Health & Nutrition - - HEALTHY LOOKS -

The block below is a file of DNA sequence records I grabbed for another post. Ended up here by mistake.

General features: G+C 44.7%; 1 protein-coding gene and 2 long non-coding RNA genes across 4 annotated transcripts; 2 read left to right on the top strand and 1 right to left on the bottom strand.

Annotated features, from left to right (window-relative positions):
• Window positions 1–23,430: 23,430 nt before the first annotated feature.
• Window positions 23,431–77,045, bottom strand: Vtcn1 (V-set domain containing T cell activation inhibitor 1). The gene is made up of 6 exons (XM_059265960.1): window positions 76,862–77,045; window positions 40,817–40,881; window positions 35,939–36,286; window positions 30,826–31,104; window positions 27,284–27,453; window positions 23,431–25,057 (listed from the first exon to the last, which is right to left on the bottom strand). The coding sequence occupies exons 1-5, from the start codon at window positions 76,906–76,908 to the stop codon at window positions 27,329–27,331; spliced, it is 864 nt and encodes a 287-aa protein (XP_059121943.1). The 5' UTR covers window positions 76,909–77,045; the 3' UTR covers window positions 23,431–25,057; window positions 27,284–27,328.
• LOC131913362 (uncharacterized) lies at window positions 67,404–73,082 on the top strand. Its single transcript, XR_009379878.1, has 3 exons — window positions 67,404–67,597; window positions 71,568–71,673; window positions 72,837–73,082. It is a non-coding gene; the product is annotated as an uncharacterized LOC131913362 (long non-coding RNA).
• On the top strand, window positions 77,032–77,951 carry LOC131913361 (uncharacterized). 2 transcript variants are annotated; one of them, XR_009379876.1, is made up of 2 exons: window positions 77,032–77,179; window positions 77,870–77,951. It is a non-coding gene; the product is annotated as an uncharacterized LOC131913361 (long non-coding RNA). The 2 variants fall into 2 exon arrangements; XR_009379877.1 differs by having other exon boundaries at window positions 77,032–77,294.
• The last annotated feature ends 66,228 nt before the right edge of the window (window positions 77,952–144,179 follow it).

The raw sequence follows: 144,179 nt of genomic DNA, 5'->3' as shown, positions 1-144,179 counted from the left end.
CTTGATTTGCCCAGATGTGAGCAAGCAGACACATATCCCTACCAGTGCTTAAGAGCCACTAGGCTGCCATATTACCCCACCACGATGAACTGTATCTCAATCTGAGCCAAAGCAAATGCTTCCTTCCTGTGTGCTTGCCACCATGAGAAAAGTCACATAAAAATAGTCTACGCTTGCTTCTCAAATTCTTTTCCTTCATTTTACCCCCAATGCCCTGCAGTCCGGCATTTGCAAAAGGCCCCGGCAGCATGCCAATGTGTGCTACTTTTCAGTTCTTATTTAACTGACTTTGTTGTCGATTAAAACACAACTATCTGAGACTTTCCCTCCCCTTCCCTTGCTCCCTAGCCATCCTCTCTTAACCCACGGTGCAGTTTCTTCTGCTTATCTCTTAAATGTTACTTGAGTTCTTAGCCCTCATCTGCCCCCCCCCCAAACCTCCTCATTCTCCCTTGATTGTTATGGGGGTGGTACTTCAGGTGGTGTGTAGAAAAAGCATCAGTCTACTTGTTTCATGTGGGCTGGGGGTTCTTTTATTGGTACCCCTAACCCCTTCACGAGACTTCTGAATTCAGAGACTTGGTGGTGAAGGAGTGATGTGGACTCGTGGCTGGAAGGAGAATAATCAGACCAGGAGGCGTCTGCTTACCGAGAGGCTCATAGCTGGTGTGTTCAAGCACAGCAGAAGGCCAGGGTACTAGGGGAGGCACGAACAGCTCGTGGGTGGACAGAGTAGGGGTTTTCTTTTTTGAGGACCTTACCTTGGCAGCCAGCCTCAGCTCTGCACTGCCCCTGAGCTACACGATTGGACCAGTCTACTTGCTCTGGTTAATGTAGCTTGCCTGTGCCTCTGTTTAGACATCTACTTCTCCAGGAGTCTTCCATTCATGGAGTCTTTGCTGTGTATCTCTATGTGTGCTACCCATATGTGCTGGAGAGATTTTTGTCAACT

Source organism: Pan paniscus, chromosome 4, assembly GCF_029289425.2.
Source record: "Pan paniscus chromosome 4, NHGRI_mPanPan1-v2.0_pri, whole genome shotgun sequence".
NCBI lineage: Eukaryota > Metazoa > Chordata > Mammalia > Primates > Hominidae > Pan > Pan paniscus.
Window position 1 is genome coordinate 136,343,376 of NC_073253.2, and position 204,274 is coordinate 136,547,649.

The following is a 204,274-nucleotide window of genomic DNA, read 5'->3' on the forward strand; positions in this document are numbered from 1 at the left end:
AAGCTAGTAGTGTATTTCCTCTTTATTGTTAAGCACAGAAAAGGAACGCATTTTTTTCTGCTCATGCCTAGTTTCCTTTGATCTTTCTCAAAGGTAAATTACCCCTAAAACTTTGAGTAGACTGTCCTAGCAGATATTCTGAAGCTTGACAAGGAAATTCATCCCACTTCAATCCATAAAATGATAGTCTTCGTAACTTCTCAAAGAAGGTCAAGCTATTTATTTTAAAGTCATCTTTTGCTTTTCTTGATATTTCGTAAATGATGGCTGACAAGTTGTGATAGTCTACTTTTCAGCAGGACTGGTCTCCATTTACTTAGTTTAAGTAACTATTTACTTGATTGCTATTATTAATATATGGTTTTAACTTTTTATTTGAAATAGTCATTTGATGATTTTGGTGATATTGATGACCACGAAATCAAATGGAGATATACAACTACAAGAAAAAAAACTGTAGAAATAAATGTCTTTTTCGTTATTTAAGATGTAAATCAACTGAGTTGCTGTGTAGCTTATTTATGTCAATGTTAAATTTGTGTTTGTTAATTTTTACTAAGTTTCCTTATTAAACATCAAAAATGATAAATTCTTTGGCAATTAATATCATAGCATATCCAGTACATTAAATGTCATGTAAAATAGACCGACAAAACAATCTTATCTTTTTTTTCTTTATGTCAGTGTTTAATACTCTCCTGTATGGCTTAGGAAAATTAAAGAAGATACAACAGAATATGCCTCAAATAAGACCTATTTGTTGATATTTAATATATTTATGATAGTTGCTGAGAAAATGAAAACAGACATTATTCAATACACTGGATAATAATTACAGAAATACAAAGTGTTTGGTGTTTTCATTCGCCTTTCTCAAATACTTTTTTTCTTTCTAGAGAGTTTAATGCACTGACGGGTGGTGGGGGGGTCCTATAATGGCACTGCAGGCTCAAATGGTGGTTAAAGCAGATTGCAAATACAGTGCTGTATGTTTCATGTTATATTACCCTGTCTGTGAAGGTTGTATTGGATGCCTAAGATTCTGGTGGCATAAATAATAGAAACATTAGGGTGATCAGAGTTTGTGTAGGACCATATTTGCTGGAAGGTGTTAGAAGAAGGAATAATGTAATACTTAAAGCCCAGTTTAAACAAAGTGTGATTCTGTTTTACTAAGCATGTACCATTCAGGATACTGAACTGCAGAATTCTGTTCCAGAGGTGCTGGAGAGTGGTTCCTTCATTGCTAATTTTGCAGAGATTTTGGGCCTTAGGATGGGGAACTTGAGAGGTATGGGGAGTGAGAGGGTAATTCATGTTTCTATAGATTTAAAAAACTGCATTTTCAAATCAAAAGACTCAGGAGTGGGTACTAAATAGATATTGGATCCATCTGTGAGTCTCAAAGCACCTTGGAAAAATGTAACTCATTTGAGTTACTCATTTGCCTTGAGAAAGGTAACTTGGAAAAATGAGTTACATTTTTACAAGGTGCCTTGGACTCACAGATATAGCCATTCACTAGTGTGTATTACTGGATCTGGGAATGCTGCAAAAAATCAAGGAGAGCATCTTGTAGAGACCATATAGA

It’s the lat­est craze in skin care. But can emu oil help treat eczema, pso­ri­a­sis, and other skin prob­lems, as mar­keters claim? Pos­si­bly, though any ben­e­fit, if there is one, may sim­ply be due to the oil’s moisturizing ef­fect, sim­i­lar to that of other oils. Emu oil is ob­tained from the fat of a large flight­less bird, na­tive to Aus­tralia, that is farm-raised for its meat, leather, and eggs. Of­ten the oil is com­bined in creams with other in­gre­di­ents, such as grape­fruit seed, com­frey root, evening prim­rose oil, aloe vera, glu­cosamine, and vi­ta­min C. Used top­i­cally, the oil is touted as a treat­ment for in­flam­ma­tory skin con­di­tions, as well as dan­druff, acne, scar­ring, burns, ag­ing skin, ath­lete’s foot, and more. Mar­keters also ad­vise rub­bing it on joints to ease arthri­tis pain and on the scalp to stop hair loss. The abo­rig­i­nal peo­ple of Aus­tralia have long used emu oil to pro­tect against sun dam­age and to treat iin­flam­ma­tion, wounds, and mus­cu­loskele­tal pain. Lab re­search, mostly in rats, has found that it has anti-in­flam­ma­tory, an­tiox­i­dant, and wwound-heal­ing prop­er­ties. In one study from Iran in 2013, emu oil ssig­nif­i­cantly im­proved red­ness, itch­ing, and ss­cal­ing in peo­ple with se­b­or­rheic der­mati­tis after one month of use – though not as well as stan­dard top­i­cal med­i­ca­tions (clotri­ma­zole aand hy­dro­cor­ti­sone) for some symp­toms. More re­search is needed be­fore emu oil gets the ccer­tifi­cate of ef­fec­tive­ness.

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